The procurement of the Java 1 combined gas-fired and floating storage and regasification unit (FSRU) was launched as an open tender, and was supposed to become the template for subsequent deals. Instead, PLN reversed its procurement policy after awarding Java 1, dashing hopes in the market for future open tenders in Indonesia.
Java 1 is a 1,760MW combined cycle-gas turbine (CCGT) and FSRU which will be located on Indonesia’s most populous island, Java.
Under pressure from foreign investors and lenders to conduct procurement more transparently, PLN invited tenders for Java 1 in June 2015. The transaction also drew the market’s attention because it was the first independent power producer project in Indonesia not to have a government guarantee for the state utility’s obligations.
After several delays, the tender was relaunched in mid-2016.
The bidders objected repeatedly to the risk allocation in the original bidding documents and forced PLN to push back the bid submission date several times.
One major stumbling block was PLN's decision to change the tariff currency for the draft power purchase agreement (PPA) to Indonesian rupiahs, if indexed to the US dollar. In the original draft bid documents, the PPA tariff was in US dollars, source have told IJGlobal.
Another was PLN’s failure to provide a termination agreement in US dollars.
Neither of the original issues, nor the arguably larger issue of LNG procurement risk allocation, had been fully resolved before PLN ploughed ahead with the tender process.
By late July, four bidders had emerged and PLN closed the bid submissions on 25 August 2016 without resolving the outstanding issues.
The Marubeni, Pertamina and Sojitz consortium were named preferred bidder in late November of that year (2016).
The rival bidding consortia were:
- Indonesia’s Adaro and Sembcorp – advised by DBS
- Indonesia’s Medco with Qatar’s Nebras and Korea Electric Power – Medco is understood to have retained SMBC as financial adviser
- Mitsubishi and PLN subsidiary PTP – advised by MUFG Bank
Post tender negotiations
With so many issues to be ironed out, it was perhaps inevitable that even the first milestone, to sign the PPA within a month of the contract being awarded – or mid-December – was missed. The PPA was signed in February 2017, with a year to achieve financial close.
The biggest stumbling block, PLN’s decision to take on LNG procurement for the power plant, led to a series of delays as the sponsors and their advisers undertook additional due diligence.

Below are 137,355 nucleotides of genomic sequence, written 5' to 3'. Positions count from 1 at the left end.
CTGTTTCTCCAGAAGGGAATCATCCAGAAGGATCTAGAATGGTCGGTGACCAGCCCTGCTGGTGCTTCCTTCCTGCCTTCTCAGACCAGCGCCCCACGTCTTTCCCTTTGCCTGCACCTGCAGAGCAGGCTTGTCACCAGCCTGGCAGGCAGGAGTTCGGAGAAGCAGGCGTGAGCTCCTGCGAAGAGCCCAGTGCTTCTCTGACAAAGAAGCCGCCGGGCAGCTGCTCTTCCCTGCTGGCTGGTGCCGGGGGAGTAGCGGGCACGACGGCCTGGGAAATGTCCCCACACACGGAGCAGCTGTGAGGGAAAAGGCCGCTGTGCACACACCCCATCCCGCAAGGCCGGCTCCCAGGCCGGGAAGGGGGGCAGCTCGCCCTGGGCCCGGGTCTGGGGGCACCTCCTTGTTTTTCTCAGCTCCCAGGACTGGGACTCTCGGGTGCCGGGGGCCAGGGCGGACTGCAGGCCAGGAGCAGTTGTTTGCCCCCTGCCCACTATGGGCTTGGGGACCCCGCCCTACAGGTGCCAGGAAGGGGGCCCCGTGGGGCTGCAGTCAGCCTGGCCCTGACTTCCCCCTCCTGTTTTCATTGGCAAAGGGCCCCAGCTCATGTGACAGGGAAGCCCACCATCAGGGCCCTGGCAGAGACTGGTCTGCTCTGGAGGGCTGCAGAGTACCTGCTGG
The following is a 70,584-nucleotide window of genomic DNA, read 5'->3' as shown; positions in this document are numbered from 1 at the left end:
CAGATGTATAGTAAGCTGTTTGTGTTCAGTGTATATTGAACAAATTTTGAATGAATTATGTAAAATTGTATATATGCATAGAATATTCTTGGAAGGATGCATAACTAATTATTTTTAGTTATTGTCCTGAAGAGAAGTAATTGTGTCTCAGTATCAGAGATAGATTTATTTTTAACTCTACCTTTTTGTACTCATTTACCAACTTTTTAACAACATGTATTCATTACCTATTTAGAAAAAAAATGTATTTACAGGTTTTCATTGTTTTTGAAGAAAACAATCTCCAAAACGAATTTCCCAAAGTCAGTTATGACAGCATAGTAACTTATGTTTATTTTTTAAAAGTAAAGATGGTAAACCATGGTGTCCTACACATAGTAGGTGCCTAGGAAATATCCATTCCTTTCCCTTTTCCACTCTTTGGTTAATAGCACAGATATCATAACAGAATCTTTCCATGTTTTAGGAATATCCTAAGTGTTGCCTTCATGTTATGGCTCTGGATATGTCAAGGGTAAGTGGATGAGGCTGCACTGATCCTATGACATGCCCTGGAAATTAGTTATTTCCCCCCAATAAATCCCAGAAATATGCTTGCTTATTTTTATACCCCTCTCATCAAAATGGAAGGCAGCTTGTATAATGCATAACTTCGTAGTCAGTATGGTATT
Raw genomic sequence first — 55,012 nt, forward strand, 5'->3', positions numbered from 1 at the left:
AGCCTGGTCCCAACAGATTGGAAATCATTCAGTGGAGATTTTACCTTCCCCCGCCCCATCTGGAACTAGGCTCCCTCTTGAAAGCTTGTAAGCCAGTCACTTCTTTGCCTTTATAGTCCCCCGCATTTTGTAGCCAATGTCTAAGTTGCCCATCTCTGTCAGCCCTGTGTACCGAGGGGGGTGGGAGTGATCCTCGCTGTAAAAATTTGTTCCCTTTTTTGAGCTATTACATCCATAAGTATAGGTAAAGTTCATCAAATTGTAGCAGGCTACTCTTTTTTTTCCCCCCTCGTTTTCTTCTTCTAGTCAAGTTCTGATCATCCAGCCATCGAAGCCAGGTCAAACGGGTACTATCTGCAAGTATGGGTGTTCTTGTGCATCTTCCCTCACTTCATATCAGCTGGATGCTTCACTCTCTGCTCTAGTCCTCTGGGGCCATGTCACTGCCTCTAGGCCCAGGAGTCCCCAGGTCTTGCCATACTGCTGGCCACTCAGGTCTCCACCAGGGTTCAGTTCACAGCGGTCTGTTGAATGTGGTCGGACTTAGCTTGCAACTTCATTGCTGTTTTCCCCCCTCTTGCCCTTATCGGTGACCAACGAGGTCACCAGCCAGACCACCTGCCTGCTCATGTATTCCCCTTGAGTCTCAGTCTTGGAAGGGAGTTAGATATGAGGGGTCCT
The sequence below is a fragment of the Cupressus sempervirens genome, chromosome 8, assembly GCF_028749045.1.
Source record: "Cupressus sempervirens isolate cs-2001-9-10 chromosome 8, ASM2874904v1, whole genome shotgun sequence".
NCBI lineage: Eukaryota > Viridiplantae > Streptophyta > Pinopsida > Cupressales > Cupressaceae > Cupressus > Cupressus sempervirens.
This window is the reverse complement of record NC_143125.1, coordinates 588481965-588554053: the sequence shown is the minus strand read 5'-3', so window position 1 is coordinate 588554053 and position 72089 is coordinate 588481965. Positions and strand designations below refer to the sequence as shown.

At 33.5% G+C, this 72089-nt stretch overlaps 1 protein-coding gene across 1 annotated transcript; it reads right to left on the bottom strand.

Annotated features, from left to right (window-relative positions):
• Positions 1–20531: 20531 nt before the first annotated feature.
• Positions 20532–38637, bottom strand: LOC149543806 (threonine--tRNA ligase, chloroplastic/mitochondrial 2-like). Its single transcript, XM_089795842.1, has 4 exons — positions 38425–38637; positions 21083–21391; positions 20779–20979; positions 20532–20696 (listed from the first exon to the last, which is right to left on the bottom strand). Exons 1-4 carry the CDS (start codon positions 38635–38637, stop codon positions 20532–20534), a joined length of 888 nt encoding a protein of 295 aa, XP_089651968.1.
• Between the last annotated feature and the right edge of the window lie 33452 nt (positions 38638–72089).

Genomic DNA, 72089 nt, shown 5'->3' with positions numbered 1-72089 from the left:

The LNG procurement issue triggered a series of grace periods on the financial close deadline, according to sources who worked on the transaction.
As 2017 wore on, the Asian Development Bank (ADB) and Japan Bank for International Corporation (JBIC) came on board and the commercial bank loan went to market.
In the meantime, PLN reversed course on its procurement strategy in mid-2017. Going forward, developers would be expected to submit unsolicited bids after forming a 51:49 joint venture with PLN subsidiary Indonesia Power.
And with that decision, Java 1 turned out to be one of PLN's rare open tenders, rather than the template for future transactions as foreign investors had been hoping.
The commercial and multilateral bank loans were eventually signed in late October (2018). Financial close was achieved on 5 December.
Jawa Satu Power (JSP) and Jawa Satu Regas (JSR) – collectively called Jawa Satu (JS) – are the special purpose vehicles for the CCGT and FSRU components, respectively.
The roughly $1.3 billion financing of the 25-year BOOT is split between three tranches:
- $604 million – JBIC
- $400 million – syndicate of banks insured by Nippon Export and Investment Insurance
- $300 million – ADB
The lenders in the bank syndicate, each provided a ticket of $80 million. All are equal mandated lead arrangers:
- Crédit Agricole
- Mizuho Bank
- MUFG Bank
- OCBC Bank
- Société Générale
The 21-year senior amortised loan priced at around 125bp above Libor.
Shareholders in JSR and JSP differ. JSP has the following backers:
- Mitsui OSK Lines
While a member of JS indicated assigning the some $250 million in equity was “more complicated as we have two separate project companies for power and FSRU, for ease of reference” stakes can be split as:
- Marubeni – 40%
- Pertamina – 40%
- Sojitz – 20%
JS will also construct a 52km, 500kV transmission line connecting the plant to the Java island's power grid, as well as for procuring the gas for the project.
The CCGT's $900 million EPC contract went to a group consisting of:
- General Electric
- Meindo Elang Indah
- Samsung C&T
Java 1 is anticipated to begin operations in mid-2021.
Advisers to JS included:
- ING – financial
- Shearman & Sterling – legal
- Poyry – technical
Other advisory roles included:
- Ernst & Young – adviser to PLN
- Allen & Overy – adviser to commercial bank lenders